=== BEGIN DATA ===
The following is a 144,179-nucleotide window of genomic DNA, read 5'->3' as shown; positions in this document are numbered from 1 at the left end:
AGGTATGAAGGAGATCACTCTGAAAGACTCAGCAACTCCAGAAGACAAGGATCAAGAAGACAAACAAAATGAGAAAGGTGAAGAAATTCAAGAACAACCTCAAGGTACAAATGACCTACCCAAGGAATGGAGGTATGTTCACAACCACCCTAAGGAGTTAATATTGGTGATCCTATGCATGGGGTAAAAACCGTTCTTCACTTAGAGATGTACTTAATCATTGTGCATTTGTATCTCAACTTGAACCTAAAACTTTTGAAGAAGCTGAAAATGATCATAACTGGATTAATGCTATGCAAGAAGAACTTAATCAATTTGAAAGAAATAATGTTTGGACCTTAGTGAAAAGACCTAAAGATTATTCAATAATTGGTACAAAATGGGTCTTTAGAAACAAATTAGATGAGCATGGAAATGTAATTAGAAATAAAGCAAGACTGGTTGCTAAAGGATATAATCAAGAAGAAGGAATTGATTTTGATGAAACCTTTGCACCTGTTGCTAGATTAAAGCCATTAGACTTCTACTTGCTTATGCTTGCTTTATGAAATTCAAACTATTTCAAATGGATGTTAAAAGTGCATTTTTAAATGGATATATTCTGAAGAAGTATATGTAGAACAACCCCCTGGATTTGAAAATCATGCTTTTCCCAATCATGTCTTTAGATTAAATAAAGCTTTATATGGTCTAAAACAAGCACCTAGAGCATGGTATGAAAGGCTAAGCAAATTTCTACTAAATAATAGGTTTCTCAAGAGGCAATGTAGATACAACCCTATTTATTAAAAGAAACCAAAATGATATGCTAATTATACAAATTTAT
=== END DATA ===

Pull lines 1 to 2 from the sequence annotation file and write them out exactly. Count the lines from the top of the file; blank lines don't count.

The following is a 144,179-nucleotide window of genomic DNA, read 5'->3' as shown; positions in this document are numbered from 1 at the left end:
AGGTATGAAGGAGATCACTCTGAAAGACTCAGCAACTCCAGAAGACAAGGATCAAGAAGACAAACAAAATGAGAAAGGTGAAGAAATTCAAGAACAACCTCAAGGTACAAATGACCTACCCAAGGAATGGAGGTATGTTCACAACCACCCTAAGGAGTTAATATTGGTGATCCTATGCATGGGGTAAAAACCGTTCTTCACTTAGAGATGTACTTAATCATTGTGCATTTGTATCTCAACTTGAACCTAAAACTTTTGAAGAAGCTGAAAATGATCATAACTGGATTAATGCTATGCAAGAAGAACTTAATCAATTTGAAAGAAATAATGTTTGGACCTTAGTGAAAAGACCTAAAGATTATTCAATAATTGGTACAAAATGGGTCTTTAGAAACAAATTAGATGAGCATGGAAATGTAATTAGAAATAAAGCAAGACTGGTTGCTAAAGGATATAATCAAGAAGAAGGAATTGATTTTGATGAAACCTTTGCACCTGTTGCTAGATTAAAGCCATTAGACTTCTACTTGCTTATGCTTGCTTTATGAAATTCAAACTATTTCAAATGGATGTTAAAAGTGCATTTTTAAATGGATATATTCTGAAGAAGTATATGTAGAACAACCCCCTGGATTTGAAAATCATGCTTTTCCCAATCATGTCTTTAGATTAAATAAAGCTTTATATGGTCTAAAACAAGCACCTAGAGCATGGTATGAAAGGCTAAGCAAATTTCTACTAAATAATAGGTTTCTCAAGAGGCAATGTAGATACAACCCTATTTATTAAAAGAAACCAAAATGATATGCTAATTATACAAATTTAT